A Poem by Andrew Marvell
Come little Infant, Love me now,
While thine unsuspected years
Clear thine aged Fathers brow
From cold Jealousie and Fears.
Pretty surely ’twere to see
By young Love old Time beguil’d:
While our Sportings are as free
As the Nurses with the Child.
Common Beauties stay fifteen;
Such as yours should swifter move;
Whole fair Blossoms are too green
Yet for lust, but not for Love.
Love as much the snowy Lamb
Or the wanton Kid does prize,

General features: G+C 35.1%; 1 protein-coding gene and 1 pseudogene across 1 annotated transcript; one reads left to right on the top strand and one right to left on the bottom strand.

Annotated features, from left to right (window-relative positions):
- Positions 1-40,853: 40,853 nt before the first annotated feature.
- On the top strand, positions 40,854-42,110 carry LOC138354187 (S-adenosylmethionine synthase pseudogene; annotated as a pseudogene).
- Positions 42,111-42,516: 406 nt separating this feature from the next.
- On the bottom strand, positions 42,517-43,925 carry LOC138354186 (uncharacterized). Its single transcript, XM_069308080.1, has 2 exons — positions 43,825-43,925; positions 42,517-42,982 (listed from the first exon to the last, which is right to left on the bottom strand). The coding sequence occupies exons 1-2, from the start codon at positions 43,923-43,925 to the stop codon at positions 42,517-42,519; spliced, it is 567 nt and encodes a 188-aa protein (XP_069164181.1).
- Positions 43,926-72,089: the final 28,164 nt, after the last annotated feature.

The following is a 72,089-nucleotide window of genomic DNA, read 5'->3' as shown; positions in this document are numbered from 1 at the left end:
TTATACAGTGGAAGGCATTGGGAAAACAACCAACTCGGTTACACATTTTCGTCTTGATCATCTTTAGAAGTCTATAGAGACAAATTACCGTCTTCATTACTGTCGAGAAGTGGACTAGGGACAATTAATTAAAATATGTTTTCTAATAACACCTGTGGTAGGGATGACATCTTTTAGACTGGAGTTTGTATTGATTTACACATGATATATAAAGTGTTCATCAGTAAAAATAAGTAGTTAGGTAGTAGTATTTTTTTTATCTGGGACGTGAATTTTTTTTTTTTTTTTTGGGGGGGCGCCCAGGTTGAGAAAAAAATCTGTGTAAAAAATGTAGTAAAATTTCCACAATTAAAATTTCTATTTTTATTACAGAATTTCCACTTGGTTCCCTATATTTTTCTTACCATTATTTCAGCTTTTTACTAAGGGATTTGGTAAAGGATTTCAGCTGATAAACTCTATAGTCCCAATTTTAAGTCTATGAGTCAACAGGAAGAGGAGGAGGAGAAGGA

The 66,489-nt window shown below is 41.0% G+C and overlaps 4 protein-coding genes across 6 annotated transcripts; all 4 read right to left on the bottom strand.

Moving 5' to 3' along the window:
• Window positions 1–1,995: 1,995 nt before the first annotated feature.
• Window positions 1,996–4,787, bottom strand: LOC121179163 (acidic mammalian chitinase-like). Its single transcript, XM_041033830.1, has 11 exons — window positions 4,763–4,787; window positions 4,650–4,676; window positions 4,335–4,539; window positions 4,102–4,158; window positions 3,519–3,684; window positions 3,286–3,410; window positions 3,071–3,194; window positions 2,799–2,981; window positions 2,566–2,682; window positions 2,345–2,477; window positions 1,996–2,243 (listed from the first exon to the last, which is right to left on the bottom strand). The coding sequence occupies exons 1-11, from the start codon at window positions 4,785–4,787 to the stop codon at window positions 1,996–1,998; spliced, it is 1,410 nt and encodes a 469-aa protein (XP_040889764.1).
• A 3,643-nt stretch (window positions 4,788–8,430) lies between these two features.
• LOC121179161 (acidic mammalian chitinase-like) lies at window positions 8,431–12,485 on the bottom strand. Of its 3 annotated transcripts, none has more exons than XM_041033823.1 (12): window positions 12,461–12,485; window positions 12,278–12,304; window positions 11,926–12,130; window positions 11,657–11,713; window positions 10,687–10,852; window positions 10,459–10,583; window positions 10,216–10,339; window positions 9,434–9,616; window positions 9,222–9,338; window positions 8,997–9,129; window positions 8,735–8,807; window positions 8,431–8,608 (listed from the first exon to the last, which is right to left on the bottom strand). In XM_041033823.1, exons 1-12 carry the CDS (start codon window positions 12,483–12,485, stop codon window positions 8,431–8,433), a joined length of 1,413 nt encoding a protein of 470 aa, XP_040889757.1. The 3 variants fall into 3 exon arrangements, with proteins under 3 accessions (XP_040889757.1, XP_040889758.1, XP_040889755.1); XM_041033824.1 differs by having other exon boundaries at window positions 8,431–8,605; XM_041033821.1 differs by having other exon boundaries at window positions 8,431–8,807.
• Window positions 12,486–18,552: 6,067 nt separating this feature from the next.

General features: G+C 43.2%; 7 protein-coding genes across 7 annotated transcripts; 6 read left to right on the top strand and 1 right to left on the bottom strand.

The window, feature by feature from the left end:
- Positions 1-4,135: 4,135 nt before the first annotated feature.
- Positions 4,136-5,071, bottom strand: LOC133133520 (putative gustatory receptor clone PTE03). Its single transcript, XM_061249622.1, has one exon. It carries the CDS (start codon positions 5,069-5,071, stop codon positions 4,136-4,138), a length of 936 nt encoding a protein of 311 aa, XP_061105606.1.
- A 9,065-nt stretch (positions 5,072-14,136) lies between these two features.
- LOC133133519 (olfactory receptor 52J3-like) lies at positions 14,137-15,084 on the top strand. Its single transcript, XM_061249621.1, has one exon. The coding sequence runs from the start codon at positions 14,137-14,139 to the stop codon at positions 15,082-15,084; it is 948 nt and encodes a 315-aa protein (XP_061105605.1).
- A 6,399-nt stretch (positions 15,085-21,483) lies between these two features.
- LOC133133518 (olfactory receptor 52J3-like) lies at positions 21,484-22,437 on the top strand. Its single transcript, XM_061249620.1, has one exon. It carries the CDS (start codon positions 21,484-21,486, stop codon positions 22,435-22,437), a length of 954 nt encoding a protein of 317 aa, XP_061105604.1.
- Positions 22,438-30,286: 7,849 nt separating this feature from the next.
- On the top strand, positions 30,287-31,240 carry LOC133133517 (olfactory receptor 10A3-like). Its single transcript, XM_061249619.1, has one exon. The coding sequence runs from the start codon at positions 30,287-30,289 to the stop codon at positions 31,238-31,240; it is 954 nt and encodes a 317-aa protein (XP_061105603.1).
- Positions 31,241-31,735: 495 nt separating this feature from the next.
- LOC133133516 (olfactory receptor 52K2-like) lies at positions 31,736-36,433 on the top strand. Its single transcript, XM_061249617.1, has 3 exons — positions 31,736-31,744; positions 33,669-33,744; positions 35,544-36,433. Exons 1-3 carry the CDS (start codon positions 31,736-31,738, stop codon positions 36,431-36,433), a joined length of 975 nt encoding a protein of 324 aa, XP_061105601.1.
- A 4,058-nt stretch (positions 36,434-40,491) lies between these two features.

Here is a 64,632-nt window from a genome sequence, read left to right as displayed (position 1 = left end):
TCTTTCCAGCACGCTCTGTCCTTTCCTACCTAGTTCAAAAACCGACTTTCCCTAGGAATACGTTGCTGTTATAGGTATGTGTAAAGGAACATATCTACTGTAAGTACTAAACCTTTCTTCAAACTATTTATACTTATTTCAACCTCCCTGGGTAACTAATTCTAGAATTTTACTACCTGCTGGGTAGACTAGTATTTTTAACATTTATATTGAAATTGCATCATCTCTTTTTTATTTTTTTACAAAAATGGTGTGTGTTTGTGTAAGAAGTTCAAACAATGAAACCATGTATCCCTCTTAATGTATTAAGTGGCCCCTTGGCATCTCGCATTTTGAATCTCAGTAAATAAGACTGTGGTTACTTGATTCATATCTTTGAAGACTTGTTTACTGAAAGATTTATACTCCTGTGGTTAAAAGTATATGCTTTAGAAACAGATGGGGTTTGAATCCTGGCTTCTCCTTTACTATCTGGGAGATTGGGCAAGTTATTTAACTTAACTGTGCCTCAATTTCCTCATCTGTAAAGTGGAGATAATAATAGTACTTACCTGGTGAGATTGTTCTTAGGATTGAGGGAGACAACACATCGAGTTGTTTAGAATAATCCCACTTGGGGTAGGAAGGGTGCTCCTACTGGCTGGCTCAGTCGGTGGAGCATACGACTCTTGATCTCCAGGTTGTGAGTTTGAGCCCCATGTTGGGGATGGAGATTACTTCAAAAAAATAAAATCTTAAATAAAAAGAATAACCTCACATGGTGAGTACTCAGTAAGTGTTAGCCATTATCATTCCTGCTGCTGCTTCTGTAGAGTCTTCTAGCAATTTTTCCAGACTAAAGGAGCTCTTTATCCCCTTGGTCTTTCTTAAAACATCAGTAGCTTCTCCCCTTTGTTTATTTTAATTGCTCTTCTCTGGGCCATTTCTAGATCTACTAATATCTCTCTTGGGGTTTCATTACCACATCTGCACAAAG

As the lusty Bull or Ram,
For his morning Sacrifice.
Now then love me: time may take
Thee before thy time away:
Of this Need wee’l Virtue make,
And learn Love before we may.
So we win of doubtful Fate;
And, if good she to us meant,
We that Good shall antedate,
Or, if ill, that Ill prevent.
Thus as Kingdomes, frustrating
Other Titles to their Crown,
In the craddle crown their King,
So all Forraign Claims to drown.
So, to make all Rivals vain,
Now I crown thee with my Love:
Crown me with thy Love again,
And we both shall Monarchs prove.